Despite Drop in NPLs, Banks Still Cautious about Lending


• CBN to underwrite $300m W’Bank housing finance loan

Obinna Chima in Lagos and Ndubuisi Francis in Abuja

The Central Bank of Nigeria (CBN) has revealed that the level of banking sector non- performing loans (NPLs) has declined from as high as 16.21 per cent it was in February 2018, to 14.15 per cent as of April 2018.

This is just as the bank has also undertaken to underwrite part of a $300 million loan, which was extended by the World Bank to the Nigerian Housing Finance Programme (NHFP).

But despite the decline in the level of NPLs in the industry, commercial banks have remained apathetic about lending to the private sector as credit to private sector (CPS) continues to shrink.

The CBN disclosed this in the personal statement of members of its Monetary Policy Committee (MPC) at the last meeting that took place in May.

A copy of the members’ personal statement was posted on the central bank’s website Monday.

In his opinion, an MPC member, Robert Asogwa, expressed concern that the size of banking sector credit to the private sector was declining “and even at poorer levels when compared to the situation at the last MPC meeting”.

He added: “CBN Staff report show that the industry gross credit recorded a 3.63 per cent decrease in April 2018 and the lowest total ever since January 2017 and this happened despite the reported increases in total industry deposits.

“The earlier expectation that with economic recession over in 2017 and with recovery signs, credit to the private sector will pick up in the early parts of 2018 is yet to happen.”

He pointed out that since a reduction in the monetary policy rate might not likely result in any increase in private sector credit, non-interest rate-based strategies for stimulating private sector credit would be required at this time.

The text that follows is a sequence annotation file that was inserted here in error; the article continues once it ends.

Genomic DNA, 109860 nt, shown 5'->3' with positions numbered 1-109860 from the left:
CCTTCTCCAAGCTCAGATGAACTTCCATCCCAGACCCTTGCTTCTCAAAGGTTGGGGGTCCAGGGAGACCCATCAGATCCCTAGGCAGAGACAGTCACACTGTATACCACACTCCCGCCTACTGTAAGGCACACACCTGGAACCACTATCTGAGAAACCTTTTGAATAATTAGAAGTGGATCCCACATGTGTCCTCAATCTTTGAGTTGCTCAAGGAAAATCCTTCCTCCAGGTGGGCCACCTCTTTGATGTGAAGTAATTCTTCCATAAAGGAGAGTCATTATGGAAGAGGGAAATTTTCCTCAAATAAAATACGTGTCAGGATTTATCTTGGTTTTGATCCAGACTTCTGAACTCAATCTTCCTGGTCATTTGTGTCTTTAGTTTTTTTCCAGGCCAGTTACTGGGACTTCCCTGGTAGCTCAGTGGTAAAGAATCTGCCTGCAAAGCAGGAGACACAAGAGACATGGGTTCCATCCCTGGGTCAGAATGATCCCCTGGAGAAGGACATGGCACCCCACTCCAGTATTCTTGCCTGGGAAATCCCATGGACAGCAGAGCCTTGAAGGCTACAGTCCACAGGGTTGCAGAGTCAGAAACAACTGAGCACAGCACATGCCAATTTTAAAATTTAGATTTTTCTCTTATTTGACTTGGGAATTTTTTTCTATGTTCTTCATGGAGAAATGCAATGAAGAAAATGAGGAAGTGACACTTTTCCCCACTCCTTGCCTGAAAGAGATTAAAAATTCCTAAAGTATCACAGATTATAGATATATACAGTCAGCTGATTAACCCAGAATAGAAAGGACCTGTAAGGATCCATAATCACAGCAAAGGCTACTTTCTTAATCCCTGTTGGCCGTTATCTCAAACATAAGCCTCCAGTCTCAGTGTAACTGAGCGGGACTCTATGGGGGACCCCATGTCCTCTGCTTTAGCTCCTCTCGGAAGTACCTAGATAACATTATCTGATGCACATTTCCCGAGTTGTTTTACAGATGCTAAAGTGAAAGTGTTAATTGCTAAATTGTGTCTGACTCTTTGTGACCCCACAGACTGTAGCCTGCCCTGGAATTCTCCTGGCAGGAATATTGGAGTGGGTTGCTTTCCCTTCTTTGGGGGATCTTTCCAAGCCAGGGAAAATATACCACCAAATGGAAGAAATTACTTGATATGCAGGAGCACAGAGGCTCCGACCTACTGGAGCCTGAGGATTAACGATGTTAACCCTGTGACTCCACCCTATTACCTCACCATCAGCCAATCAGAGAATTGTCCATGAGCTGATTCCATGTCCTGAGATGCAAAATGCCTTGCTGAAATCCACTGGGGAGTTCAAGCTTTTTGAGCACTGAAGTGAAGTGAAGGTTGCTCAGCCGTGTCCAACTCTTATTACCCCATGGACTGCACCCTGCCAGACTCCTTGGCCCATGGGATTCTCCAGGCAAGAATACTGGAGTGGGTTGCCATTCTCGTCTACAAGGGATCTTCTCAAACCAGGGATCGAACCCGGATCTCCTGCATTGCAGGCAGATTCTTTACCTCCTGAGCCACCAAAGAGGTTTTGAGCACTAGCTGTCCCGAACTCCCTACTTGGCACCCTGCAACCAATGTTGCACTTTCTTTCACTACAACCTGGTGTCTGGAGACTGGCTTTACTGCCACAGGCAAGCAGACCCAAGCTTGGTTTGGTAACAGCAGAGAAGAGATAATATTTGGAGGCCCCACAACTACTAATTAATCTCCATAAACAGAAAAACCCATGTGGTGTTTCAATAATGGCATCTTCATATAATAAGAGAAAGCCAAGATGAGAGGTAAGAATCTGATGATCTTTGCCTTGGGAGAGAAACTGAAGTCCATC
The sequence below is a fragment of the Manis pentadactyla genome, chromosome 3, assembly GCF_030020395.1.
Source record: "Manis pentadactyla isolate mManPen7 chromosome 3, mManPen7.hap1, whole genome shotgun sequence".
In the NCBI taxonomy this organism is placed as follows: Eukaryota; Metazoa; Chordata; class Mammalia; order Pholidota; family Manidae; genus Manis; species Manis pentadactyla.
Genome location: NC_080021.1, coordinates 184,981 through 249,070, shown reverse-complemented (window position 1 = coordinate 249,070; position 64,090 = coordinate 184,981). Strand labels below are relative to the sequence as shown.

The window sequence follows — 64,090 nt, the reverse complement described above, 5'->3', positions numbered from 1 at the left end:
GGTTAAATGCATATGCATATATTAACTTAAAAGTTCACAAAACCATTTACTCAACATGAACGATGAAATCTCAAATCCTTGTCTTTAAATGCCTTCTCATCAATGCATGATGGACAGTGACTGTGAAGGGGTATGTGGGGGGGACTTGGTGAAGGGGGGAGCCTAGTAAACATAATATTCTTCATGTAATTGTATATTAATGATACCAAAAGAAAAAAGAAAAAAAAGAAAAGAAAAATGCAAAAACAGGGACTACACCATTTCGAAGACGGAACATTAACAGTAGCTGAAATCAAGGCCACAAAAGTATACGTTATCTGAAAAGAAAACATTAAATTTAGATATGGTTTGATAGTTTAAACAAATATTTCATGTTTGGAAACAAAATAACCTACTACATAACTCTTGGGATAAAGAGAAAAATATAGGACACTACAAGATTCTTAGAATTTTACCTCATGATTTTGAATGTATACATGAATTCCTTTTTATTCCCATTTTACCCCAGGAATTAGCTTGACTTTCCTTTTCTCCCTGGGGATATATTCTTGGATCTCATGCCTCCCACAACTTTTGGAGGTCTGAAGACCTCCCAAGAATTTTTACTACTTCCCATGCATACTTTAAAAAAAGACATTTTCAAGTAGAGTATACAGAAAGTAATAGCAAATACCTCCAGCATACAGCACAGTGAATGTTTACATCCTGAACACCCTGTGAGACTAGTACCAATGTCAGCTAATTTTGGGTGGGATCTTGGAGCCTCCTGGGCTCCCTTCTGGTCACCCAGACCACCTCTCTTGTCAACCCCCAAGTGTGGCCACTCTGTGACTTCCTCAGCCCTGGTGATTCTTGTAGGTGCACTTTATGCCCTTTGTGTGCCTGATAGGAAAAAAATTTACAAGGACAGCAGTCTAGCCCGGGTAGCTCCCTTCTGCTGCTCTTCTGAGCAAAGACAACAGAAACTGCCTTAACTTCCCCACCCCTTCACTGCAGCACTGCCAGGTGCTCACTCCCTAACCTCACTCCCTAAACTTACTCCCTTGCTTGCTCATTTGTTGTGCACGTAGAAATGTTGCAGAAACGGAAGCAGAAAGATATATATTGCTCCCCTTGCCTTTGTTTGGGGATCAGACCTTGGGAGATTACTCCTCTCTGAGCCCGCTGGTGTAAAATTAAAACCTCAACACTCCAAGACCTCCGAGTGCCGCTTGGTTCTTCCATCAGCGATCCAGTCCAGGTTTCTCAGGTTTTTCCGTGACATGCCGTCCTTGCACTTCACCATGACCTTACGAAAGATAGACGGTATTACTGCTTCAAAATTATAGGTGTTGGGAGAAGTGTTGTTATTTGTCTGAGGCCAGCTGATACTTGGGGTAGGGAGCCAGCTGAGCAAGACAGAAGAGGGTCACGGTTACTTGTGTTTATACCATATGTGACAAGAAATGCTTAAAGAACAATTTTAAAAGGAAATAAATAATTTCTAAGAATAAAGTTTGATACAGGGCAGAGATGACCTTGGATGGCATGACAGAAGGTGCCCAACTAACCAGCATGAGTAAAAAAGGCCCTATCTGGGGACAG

Asogwa said this could be achieved through targeted indirect policy instruments, which he said would surely be worthwhile in the immediate period and can be complemented by other short-term measures such as the current CBN development financing support to few critical sectors.

Also, another MPC member, Adeola Adenikinju, also expressed concern that “banks are more eager to strengthen their balance sheet than commit to new credits.”

He said: “The continuous preference of banks for relatively safer fixed income assets rather than direct lending to the real sector of the economy remains a critical challenge to current policy stance.

“Simply tinkering with the monetary policy rate (MPR) at this current state of the banking sector may not simply translate into more credit for the economy unless there is a way to creatively ‘de-risk’ the targeted real sectors of the economy.

“In general, the banking system witnessed growth in aggregate deposits in the first quarter of 2018, however, there was no corresponding increase in credit.

“This implies that more liquidity in the system may not mean more credit as is widely believed in the short term. The high operating expenses in the banking system need to be carefully addressed to reduce the high cost environment which in my view impacts more on lending rates than even the MPR.”

To the CBN Deputy Governor, Financial System Stability Directorate, Aishah Ahmad, the economic recovery was yet to reflect on the financial system.

According to her, banking sector lending rates has remained significantly high, which was an indication that the industry requires more impetus to substantially reflect the benefits of the ongoing recovery.